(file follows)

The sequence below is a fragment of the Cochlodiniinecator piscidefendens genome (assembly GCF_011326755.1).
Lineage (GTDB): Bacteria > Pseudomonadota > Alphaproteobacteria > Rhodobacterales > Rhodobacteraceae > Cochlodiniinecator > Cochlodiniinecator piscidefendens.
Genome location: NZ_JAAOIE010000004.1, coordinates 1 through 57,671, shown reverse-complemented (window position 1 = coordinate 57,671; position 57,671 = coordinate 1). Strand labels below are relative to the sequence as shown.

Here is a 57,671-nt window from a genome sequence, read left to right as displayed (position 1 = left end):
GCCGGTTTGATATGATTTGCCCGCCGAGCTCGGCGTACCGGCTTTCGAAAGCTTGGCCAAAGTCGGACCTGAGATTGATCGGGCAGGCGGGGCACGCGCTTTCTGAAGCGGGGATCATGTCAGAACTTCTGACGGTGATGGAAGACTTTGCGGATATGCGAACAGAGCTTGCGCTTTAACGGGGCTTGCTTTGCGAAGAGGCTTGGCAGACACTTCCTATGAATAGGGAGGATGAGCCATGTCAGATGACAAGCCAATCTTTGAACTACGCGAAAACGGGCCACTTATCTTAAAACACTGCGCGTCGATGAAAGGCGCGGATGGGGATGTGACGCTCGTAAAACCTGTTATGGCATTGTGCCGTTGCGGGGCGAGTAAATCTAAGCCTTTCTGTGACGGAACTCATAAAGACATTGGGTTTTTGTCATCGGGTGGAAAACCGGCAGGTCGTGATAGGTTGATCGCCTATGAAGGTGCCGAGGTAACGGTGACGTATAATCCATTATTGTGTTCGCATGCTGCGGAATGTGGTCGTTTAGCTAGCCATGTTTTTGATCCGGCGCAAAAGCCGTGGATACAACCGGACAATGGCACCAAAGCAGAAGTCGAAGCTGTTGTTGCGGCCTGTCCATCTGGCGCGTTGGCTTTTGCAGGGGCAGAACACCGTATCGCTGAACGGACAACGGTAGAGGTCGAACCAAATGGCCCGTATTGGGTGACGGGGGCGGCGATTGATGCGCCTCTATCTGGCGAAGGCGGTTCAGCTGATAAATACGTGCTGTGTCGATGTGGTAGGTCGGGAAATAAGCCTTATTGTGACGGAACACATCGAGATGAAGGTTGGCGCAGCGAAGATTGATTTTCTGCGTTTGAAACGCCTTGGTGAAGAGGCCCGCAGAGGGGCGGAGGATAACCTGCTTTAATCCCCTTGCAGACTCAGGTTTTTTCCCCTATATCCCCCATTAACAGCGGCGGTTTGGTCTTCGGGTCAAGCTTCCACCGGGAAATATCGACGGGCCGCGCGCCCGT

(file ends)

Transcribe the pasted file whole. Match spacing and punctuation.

The sequence below is a fragment of the Cochlodiniinecator piscidefendens genome (assembly GCF_011326755.1).
Lineage (GTDB): Bacteria > Pseudomonadota > Alphaproteobacteria > Rhodobacterales > Rhodobacteraceae > Cochlodiniinecator > Cochlodiniinecator piscidefendens.
Genome location: NZ_JAAOIE010000004.1, coordinates 1 through 57,671, shown reverse-complemented (window position 1 = coordinate 57,671; position 57,671 = coordinate 1). Strand labels below are relative to the sequence as shown.

Here is a 57,671-nt window from a genome sequence, read left to right as displayed (position 1 = left end):
GCCGGTTTGATATGATTTGCCCGCCGAGCTCGGCGTACCGGCTTTCGAAAGCTTGGCCAAAGTCGGACCTGAGATTGATCGGGCAGGCGGGGCACGCGCTTTCTGAAGCGGGGATCATGTCAGAACTTCTGACGGTGATGGAAGACTTTGCGGATATGCGAACAGAGCTTGCGCTTTAACGGGGCTTGCTTTGCGAAGAGGCTTGGCAGACACTTCCTATGAATAGGGAGGATGAGCCATGTCAGATGACAAGCCAATCTTTGAACTACGCGAAAACGGGCCACTTATCTTAAAACACTGCGCGTCGATGAAAGGCGCGGATGGGGATGTGACGCTCGTAAAACCTGTTATGGCATTGTGCCGTTGCGGGGCGAGTAAATCTAAGCCTTTCTGTGACGGAACTCATAAAGACATTGGGTTTTTGTCATCGGGTGGAAAACCGGCAGGTCGTGATAGGTTGATCGCCTATGAAGGTGCCGAGGTAACGGTGACGTATAATCCATTATTGTGTTCGCATGCTGCGGAATGTGGTCGTTTAGCTAGCCATGTTTTTGATCCGGCGCAAAAGCCGTGGATACAACCGGACAATGGCACCAAAGCAGAAGTCGAAGCTGTTGTTGCGGCCTGTCCATCTGGCGCGTTGGCTTTTGCAGGGGCAGAACACCGTATCGCTGAACGGACAACGGTAGAGGTCGAACCAAATGGCCCGTATTGGGTGACGGGGGCGGCGATTGATGCGCCTCTATCTGGCGAAGGCGGTTCAGCTGATAAATACGTGCTGTGTCGATGTGGTAGGTCGGGAAATAAGCCTTATTGTGACGGAACACATCGAGATGAAGGTTGGCGCAGCGAAGATTGATTTTCTGCGTTTGAAACGCCTTGGTGAAGAGGCCCGCAGAGGGGCGGAGGATAACCTGCTTTAATCCCCTTGCAGACTCAGGTTTTTTCCCCTATATCCCCCATTAACAGCGGCGGTTTGGTCTTCGGGTCAAGCTTCCACCGGGAAATATCGACGGGCCGCGCGCCCGT